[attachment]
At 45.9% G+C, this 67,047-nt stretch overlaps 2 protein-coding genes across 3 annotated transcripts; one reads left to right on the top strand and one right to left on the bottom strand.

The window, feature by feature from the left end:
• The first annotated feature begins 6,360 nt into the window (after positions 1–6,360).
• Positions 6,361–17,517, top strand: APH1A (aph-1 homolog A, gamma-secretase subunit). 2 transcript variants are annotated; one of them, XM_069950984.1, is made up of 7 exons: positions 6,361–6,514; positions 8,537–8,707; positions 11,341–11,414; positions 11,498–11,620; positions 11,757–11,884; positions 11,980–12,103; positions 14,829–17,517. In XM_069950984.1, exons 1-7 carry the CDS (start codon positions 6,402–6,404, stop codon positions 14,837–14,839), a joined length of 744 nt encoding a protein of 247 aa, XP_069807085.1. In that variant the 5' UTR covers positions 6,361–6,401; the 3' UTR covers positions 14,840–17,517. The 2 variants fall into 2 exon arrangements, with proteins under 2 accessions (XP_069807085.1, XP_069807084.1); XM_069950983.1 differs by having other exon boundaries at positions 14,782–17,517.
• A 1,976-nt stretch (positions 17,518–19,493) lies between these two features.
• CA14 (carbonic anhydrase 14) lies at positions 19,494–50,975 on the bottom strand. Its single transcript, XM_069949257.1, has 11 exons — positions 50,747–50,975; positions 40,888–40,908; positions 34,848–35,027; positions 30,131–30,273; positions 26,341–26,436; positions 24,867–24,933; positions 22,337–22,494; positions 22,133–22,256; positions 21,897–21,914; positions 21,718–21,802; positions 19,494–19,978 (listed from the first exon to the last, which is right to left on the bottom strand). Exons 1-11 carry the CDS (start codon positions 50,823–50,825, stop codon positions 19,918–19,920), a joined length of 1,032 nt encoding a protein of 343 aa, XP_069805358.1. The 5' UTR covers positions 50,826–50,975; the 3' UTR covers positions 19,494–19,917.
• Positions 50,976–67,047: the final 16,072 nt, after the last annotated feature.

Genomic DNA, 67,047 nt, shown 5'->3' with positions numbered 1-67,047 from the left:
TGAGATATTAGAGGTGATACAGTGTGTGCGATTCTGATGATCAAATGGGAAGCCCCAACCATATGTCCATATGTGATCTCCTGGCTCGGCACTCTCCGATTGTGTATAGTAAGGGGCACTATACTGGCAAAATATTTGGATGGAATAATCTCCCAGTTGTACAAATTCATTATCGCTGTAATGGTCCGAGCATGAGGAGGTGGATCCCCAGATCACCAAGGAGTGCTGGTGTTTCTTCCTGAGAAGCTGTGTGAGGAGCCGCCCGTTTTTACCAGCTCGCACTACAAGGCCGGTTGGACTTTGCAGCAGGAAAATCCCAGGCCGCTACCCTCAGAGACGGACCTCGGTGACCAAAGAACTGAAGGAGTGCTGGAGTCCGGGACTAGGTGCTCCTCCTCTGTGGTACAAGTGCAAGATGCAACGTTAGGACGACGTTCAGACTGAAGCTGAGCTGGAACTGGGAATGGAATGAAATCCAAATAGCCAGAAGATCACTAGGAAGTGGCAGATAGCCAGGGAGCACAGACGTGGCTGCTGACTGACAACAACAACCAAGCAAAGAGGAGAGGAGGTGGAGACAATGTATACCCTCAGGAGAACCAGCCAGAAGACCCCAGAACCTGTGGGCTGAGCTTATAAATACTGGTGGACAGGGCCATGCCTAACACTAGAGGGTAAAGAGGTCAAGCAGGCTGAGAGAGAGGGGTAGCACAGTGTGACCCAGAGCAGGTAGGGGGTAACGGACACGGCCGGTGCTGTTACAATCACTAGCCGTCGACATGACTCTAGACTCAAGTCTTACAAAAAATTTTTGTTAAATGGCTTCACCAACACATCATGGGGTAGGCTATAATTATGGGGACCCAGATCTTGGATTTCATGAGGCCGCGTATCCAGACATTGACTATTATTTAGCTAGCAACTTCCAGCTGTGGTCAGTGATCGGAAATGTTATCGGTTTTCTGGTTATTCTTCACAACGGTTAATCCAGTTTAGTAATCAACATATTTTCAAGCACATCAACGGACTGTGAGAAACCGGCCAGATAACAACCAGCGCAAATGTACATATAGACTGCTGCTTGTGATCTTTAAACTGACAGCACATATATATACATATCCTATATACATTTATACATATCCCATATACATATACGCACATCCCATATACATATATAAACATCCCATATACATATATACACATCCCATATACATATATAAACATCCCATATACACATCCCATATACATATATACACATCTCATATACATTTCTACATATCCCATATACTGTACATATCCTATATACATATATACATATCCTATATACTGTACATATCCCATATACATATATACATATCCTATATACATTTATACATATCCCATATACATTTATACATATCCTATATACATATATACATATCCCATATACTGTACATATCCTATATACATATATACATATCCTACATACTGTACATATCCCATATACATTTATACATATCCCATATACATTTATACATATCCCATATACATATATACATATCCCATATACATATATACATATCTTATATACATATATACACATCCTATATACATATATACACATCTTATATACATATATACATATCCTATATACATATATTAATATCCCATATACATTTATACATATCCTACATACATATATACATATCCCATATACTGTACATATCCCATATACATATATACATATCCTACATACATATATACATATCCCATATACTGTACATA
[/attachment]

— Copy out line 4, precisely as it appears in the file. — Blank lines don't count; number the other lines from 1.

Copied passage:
• Positions 6,361–17,517, top strand: APH1A (aph-1 homolog A, gamma-secretase subunit). 2 transcript variants are annotated; one of them, XM_069950984.1, is made up of 7 exons: positions 6,361–6,514; positions 8,537–8,707; positions 11,341–11,414; positions 11,498–11,620; positions 11,757–11,884; positions 11,980–12,103; positions 14,829–17,517. In XM_069950984.1, exons 1-7 carry the CDS (start codon positions 6,402–6,404, stop codon positions 14,837–14,839), a joined length of 744 nt encoding a protein of 247 aa, XP_069807085.1. In that variant the 5' UTR covers positions 6,361–6,401; the 3' UTR covers positions 14,840–17,517. The 2 variants fall into 2 exon arrangements, with proteins under 2 accessions (XP_069807085.1, XP_069807084.1); XM_069950983.1 differs by having other exon boundaries at positions 14,782–17,517.